Book Events to Die For

I've got my tickets. Have you?

BOOKS TO DIE FOR is a unique, must-have anthology for any fan of the mystery genre, featuring personal essays from 120 of the world’s most beloved and renowned crime writers on the mysteries and thrillers that they most admire, edited by two of their own—John Connolly and Declan Burke.

Tana French on The Secret History by Donna Tartt; Jo Nesbø on Jim Thompson’s Pop. 1280; Kathy Reichs on The Silence of the Lambs by Thomas Harris; Michael Connelly on Raymond Chandler’s The Little Sister, and Charlaine Harris on Geoffrey Household’s Rogue Male: these are just a few of the 120 internationally bestselling mystery writers showcased in this collection—a book every reader of crime fiction should own.

In the most ambitious anthology of its kind ever compiled, each author pays a deeply personal tribute to one mystery that means the most to them, explaining why that book affects them and how it has influenced their own work.  This collection presents a treasure trove of works in the mystery genre by the people who know it best, and is an essential guide for all readers and writers.

Thursday, August 30 at 6:30 p.m.
BelfastNorthern Ireland
Belfast launch of THE WRATH OF ANGELS, BOOKS TO DIE FOR, and SLAUGHTER’S HOUND by Declan Burke
The Ulster Museum
Botanic Gardens, Belfast

Tickets Available from No Alibis Bookstore—free event!
44 (0) 28 9031 9601

Thursday, September 6 at 6:30 p.m.
Dublin launch of BOOKS TO DIE FOR
Dubray Books Grafton Street

36 Grafton Street

Dublin 2
(01) 677 5568

Thursday, 26 July 2012


The Sweety Bottle -- my granda's shebeen circa 1974

And as of today I'm the same age Jesus was when he was crucified. Kinda freaky because the next book I release through Blasted Heath takes the piss out of religion a little bit... It's all in good fun, though. Hopefully it won't inspire a lynch mob.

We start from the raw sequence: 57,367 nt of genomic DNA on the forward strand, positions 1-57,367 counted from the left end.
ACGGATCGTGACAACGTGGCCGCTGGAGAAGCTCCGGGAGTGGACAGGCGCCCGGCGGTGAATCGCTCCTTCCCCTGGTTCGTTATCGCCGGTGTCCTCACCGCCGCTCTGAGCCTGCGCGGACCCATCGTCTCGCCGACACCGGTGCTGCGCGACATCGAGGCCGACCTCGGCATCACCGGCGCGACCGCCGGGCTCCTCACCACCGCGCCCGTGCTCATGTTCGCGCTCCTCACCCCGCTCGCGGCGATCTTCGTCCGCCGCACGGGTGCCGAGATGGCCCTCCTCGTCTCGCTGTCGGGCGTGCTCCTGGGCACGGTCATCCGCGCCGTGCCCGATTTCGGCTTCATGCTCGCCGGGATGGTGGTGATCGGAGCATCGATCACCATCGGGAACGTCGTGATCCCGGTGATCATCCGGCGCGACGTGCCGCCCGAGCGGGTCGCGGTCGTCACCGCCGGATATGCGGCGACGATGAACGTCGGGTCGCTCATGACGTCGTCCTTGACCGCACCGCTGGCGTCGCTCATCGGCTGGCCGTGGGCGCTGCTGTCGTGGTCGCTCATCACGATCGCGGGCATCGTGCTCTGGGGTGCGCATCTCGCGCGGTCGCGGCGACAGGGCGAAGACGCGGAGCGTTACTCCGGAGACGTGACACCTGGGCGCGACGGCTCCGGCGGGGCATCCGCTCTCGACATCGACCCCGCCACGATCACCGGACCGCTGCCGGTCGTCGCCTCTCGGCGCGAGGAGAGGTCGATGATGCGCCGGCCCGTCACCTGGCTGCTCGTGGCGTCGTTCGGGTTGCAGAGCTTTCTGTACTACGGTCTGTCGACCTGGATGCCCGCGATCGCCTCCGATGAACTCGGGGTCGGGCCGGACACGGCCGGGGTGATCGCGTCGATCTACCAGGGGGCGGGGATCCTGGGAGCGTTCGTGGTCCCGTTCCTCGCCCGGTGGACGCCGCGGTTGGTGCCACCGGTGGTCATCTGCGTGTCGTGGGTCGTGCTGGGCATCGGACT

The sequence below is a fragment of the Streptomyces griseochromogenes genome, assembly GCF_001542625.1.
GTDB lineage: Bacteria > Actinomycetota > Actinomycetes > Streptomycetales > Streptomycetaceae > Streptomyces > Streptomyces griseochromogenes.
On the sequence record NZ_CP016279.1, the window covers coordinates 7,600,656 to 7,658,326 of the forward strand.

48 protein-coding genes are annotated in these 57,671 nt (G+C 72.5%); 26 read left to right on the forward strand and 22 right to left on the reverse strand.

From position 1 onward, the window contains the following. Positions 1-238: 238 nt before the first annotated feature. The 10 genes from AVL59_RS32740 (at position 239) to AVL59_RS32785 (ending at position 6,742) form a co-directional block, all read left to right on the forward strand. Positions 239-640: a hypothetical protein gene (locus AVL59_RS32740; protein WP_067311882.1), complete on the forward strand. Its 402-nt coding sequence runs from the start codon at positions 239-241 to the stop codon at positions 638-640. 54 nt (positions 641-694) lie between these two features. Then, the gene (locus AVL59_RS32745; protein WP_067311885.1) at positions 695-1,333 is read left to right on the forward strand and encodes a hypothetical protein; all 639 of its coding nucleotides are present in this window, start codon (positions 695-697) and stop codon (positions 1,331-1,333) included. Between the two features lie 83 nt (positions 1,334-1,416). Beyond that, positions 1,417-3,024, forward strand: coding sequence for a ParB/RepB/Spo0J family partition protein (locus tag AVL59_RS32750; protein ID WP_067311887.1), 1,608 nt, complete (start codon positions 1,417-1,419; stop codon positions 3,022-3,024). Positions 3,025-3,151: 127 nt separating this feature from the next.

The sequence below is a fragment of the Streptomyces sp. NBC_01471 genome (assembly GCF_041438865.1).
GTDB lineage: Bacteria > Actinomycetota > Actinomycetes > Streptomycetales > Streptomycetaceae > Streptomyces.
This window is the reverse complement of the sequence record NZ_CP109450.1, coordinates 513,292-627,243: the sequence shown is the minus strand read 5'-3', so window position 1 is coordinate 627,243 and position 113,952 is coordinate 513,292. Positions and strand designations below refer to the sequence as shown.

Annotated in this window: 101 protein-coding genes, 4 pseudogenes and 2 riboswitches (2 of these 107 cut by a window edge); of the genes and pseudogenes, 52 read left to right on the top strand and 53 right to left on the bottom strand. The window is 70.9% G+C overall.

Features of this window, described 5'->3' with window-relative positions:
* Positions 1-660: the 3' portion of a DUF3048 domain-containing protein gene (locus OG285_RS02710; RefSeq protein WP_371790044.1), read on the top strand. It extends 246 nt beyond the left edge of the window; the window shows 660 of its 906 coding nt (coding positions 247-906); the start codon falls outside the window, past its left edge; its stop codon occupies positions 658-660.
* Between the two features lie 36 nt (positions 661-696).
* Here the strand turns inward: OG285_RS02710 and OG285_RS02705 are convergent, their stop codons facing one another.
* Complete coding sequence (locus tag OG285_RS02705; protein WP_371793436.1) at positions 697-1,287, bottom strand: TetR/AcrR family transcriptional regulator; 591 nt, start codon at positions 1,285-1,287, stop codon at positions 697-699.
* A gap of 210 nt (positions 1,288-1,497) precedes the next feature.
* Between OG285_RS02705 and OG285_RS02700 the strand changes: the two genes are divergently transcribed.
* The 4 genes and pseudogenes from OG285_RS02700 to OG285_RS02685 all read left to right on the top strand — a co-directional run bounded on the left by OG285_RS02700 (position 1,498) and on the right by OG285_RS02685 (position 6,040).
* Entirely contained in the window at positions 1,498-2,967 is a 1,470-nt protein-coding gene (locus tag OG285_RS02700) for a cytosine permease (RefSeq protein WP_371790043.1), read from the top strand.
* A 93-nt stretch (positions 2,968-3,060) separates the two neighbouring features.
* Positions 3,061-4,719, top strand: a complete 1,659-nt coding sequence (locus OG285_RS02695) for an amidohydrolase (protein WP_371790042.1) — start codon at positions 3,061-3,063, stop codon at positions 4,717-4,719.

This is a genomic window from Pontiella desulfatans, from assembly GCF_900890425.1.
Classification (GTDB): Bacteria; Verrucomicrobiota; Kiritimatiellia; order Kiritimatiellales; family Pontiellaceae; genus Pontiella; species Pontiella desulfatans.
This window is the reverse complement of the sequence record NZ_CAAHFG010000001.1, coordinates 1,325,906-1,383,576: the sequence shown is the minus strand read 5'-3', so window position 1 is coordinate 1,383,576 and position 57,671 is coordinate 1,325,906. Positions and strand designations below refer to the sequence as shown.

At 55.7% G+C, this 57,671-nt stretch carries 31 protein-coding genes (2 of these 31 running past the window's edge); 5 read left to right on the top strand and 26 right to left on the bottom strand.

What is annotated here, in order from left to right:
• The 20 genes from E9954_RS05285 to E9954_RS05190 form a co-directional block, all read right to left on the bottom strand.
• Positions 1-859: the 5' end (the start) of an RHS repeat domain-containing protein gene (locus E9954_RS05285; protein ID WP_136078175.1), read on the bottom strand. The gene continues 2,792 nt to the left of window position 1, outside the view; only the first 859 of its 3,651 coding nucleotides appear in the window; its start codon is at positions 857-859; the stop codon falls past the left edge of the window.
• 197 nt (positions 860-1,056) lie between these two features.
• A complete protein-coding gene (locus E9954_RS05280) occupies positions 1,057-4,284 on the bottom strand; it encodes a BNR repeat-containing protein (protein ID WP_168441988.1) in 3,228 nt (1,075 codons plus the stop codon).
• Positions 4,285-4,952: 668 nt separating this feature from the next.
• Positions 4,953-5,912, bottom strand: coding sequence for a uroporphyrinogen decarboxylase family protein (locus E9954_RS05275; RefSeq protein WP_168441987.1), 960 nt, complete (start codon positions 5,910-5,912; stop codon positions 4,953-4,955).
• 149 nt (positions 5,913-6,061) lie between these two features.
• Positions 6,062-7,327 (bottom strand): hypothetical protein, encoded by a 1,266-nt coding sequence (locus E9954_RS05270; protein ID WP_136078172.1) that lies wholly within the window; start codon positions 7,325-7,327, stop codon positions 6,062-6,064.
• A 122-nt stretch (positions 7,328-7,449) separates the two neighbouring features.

Anyway, my 33rd year is off to a great start. I'm almost done with my creative writing MA and I found out last week that the play I wrote with my da, The Sweety Bottle, has received major funding from the Arts Council of Northern Ireland. This means an all Ireland tour in 2013 with the best actors Brassneck Theatre Company can hire. It's going to be so awesome.

And I'm off work tomorrow. Tonight I will mostly be working on tomorrow's hangover.

Happy birthday to me.

Sunday, 8 July 2012

No Alibis Event -- Harlan Coben

Harlan Coben
Wednesday 18th July at 6:30PM
Venue: Ulster Museum, Botanic Gardens, Belfast
Tickets: £5/£3


No Alibis Bookstore is very pleased to invite you to an evening with Harlan Coben in the Ulster Museum on Wednesday 18th July at 6:30PM. Tickets are now available price £5 each (£3 concession).

Harlan will be signing and chatting about his two most recent novels “Stay Close” & “Shelter”.

Harlan Coben was born and raised in New Jersey. After graduating from Amherst College as political science major, he worked in the travel industry. He now lives in New Jersey with his wife, Anne Armstrong-Coben MD, a pediatrician, and their four children.

Coben is the first author to win all three of the most coveted literary awards: the Edgar Award, Shamus Award and Anthony Award. His books include the Myron Bolitar series, as well as other standalone novels, including Play Dead, Miracle Cure. Tell No One, Gone for Good, No Second Chance, Just One Look, The Innocent, Hold Tight, and Caught. Harlan Coben's books have been published in more than twenty-two languages.

Book your spot now by emailing David, or calling the shop on 9031 9607.

Thursday, 5 July 2012

Been Thinkin' and Tinkerin'

How do I get the Fifty Shades of Grey readers to buy my books?

So, it's time to put the second phase of my self-publishing experiment into action. I gave POSSESSION OBSESSION AND A DIESEL COMPRESSION ENGINE away as a Kindle freebie for one day last month. The aim was to get it onto a few thousand Kindles out there in the hopes that it would yield some reviews, maybe encourage people to take a chance on my other books (published by Blasted Heath and Pulp Press).